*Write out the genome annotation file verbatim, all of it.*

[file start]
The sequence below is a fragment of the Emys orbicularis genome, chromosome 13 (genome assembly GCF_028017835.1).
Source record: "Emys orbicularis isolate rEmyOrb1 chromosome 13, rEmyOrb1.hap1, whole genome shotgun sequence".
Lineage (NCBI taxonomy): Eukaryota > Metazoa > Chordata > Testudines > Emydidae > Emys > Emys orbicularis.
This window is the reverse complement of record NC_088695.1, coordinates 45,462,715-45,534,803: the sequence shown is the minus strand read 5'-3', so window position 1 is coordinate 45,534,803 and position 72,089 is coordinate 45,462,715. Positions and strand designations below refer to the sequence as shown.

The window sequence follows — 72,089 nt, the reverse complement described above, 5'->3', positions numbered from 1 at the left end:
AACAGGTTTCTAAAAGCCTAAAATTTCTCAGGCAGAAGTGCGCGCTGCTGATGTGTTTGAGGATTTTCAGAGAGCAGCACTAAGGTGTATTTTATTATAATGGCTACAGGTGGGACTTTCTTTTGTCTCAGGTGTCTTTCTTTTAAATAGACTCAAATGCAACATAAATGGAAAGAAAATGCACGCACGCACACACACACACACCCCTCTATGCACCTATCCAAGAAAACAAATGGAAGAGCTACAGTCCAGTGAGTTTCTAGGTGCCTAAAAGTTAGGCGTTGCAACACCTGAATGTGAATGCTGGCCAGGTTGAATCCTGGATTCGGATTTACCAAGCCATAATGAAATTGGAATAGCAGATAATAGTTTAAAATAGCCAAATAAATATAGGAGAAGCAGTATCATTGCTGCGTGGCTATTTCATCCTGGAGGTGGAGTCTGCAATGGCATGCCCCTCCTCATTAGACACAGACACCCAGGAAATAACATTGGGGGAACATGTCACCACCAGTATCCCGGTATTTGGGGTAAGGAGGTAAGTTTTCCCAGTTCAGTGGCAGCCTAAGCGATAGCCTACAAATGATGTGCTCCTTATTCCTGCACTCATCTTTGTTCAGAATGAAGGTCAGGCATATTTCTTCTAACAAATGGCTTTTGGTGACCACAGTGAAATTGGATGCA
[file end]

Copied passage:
The sequence below is a fragment of the Emys orbicularis genome, chromosome 13 (genome assembly GCF_028017835.1).
Source record: "Emys orbicularis isolate rEmyOrb1 chromosome 13, rEmyOrb1.hap1, whole genome shotgun sequence".
Lineage (NCBI taxonomy): Eukaryota > Metazoa > Chordata > Testudines > Emydidae > Emys > Emys orbicularis.
This window is the reverse complement of record NC_088695.1, coordinates 45,462,715-45,534,803: the sequence shown is the minus strand read 5'-3', so window position 1 is coordinate 45,534,803 and position 72,089 is coordinate 45,462,715. Positions and strand designations below refer to the sequence as shown.

The window sequence follows — 72,089 nt, the reverse complement described above, 5'->3', positions numbered from 1 at the left end:
AACAGGTTTCTAAAAGCCTAAAATTTCTCAGGCAGAAGTGCGCGCTGCTGATGTGTTTGAGGATTTTCAGAGAGCAGCACTAAGGTGTATTTTATTATAATGGCTACAGGTGGGACTTTCTTTTGTCTCAGGTGTCTTTCTTTTAAATAGACTCAAATGCAACATAAATGGAAAGAAAATGCACGCACGCACACACACACACACCCCTCTATGCACCTATCCAAGAAAACAAATGGAAGAGCTACAGTCCAGTGAGTTTCTAGGTGCCTAAAAGTTAGGCGTTGCAACACCTGAATGTGAATGCTGGCCAGGTTGAATCCTGGATTCGGATTTACCAAGCCATAATGAAATTGGAATAGCAGATAATAGTTTAAAATAGCCAAATAAATATAGGAGAAGCAGTATCATTGCTGCGTGGCTATTTCATCCTGGAGGTGGAGTCTGCAATGGCATGCCCCTCCTCATTAGACACAGACACCCAGGAAATAACATTGGGGGAACATGTCACCACCAGTATCCCGGTATTTGGGGTAAGGAGGTAAGTTTTCCCAGTTCAGTGGCAGCCTAAGCGATAGCCTACAAATGATGTGCTCCTTATTCCTGCACTCATCTTTGTTCAGAATGAAGGTCAGGCATATTTCTTCTAACAAATGGCTTTTGGTGACCACAGTGAAATTGGATGCA